The Austrian media landscape
The print-media landscape in Vienna is heavily influenced by the participation of German publishing groups, especially as regards nationwide large-circulation publications. At the same time there are influential provincial newspapers that are printed by regional Austrian publishing houses. The electronic media are dominated by the overwhelming market leader ORF, the Austrian Broadcasting Corporation. In the past few years, online media have established themselves in the media landscape and are still gaining importance.
ORF dominates the electronic media market
The Österreichischer Rundfunk ORF (Austrian Broadcasting Corporation), a public corporation, is the clear market leader among the electronic media. The foundation stone for its current structure and organisation was laid by a broadcasting reform undertaken in 1967 as the result of a public referendum held three years earlier, in 1964. This was the first such referendum to be launched in the Second Republic and had, as its aim, the abolition of proportional party influence in the ORF so that the institution could ultimately become independent of party politics. The petition for a referendum was signed by 832,353 voters and culminated in a new Broadcasting Act in 1966. This, in its turn, formed the basis of the 1967 broadcasting reform. Thanks to this reform the ORF acquired complete autonomy regarding programme, personnel and finances. In October 2011, the ORF extended its channel range from ORF 1 and ORF 2 with ORF III, offering programmes for the culturally interested viewers, and ORF Sport+, covering mostly Austrian sporting events twenty-four-seven.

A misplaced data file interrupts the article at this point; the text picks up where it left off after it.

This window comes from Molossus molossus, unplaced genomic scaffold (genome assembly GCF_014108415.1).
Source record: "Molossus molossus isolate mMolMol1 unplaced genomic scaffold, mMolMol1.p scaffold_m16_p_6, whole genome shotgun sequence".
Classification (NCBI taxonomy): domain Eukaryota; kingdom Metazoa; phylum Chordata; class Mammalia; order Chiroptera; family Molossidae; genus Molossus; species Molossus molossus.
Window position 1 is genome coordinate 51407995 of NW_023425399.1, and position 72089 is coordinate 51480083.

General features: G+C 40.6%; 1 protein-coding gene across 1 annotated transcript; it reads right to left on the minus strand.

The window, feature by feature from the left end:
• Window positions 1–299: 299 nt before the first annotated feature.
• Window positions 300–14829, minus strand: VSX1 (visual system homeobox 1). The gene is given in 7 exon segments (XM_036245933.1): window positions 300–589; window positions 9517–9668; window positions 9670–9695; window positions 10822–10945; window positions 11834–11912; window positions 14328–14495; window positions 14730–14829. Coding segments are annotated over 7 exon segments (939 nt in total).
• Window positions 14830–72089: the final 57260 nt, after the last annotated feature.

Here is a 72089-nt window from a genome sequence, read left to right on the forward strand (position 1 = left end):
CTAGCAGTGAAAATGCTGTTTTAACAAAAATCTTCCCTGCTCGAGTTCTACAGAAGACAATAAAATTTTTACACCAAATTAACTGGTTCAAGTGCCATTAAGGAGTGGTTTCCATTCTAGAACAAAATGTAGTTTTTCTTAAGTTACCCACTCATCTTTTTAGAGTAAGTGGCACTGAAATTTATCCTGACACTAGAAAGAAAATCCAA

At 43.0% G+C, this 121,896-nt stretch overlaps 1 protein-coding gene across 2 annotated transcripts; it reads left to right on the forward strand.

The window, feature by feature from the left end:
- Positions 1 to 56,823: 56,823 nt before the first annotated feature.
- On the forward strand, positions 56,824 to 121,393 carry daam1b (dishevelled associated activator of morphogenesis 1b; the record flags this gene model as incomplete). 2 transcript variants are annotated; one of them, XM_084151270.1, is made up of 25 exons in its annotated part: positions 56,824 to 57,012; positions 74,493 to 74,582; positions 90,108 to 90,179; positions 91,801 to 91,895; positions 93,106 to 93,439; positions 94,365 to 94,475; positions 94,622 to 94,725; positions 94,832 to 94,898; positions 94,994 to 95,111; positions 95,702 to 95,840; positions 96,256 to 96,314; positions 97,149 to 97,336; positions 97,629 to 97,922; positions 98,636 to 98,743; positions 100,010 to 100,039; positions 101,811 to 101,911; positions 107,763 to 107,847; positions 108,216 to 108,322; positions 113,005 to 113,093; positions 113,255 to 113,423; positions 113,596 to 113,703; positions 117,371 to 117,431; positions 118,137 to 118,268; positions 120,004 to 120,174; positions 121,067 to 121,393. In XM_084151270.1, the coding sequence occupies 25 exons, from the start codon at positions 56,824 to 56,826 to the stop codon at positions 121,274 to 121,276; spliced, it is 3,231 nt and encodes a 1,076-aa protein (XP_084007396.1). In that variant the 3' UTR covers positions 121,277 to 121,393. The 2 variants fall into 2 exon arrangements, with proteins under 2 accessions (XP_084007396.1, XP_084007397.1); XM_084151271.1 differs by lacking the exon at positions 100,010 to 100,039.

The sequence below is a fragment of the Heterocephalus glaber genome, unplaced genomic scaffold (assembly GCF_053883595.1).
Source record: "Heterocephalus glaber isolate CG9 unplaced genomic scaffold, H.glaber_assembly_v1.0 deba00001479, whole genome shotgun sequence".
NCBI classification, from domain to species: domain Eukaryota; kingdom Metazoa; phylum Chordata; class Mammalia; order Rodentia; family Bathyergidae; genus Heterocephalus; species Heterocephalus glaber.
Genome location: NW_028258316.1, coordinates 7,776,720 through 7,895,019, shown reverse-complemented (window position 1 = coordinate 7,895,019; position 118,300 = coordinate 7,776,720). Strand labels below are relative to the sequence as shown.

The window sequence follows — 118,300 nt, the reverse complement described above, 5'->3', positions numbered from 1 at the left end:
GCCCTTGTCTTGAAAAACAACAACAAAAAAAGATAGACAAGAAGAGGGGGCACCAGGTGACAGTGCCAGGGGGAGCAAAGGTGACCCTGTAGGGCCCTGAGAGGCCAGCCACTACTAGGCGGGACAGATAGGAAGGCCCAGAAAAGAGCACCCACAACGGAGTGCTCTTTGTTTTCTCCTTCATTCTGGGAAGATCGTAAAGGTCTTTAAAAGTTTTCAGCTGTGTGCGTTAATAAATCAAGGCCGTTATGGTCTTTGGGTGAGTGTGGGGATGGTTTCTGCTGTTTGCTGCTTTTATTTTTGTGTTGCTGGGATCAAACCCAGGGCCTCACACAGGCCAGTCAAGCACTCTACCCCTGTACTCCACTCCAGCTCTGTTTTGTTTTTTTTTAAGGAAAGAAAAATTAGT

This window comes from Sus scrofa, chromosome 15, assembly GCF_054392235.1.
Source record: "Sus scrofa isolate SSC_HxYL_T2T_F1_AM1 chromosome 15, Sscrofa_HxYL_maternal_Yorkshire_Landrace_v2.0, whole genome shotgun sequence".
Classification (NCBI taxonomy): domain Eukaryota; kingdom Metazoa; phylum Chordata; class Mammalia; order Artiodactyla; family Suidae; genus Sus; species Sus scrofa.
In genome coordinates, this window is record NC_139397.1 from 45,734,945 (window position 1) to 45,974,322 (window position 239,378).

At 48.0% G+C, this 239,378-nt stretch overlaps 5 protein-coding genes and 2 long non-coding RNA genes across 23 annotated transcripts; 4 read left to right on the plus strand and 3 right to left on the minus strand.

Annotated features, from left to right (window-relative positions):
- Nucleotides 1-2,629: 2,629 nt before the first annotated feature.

Local TV for Vienna
OKTO – Vienna’s citizen TV
Vienna’s citizen TV station OKTO went on air on the city’s cable network in 2005. More than a million viewers can receive the programme today (source: AGTT / GfK Teletest, 2nd half year 2010). Okto is available in all of Austria via cable and webstream.
At Okto, Vienna’s communities are free to choose their own topics and also produce the various programmes themselves. Meanwhile, its schedule includes more than 110 programmes produced in-house and by different communities offering a complementary public and commercial television and reaching more than 283,000 viewers per month.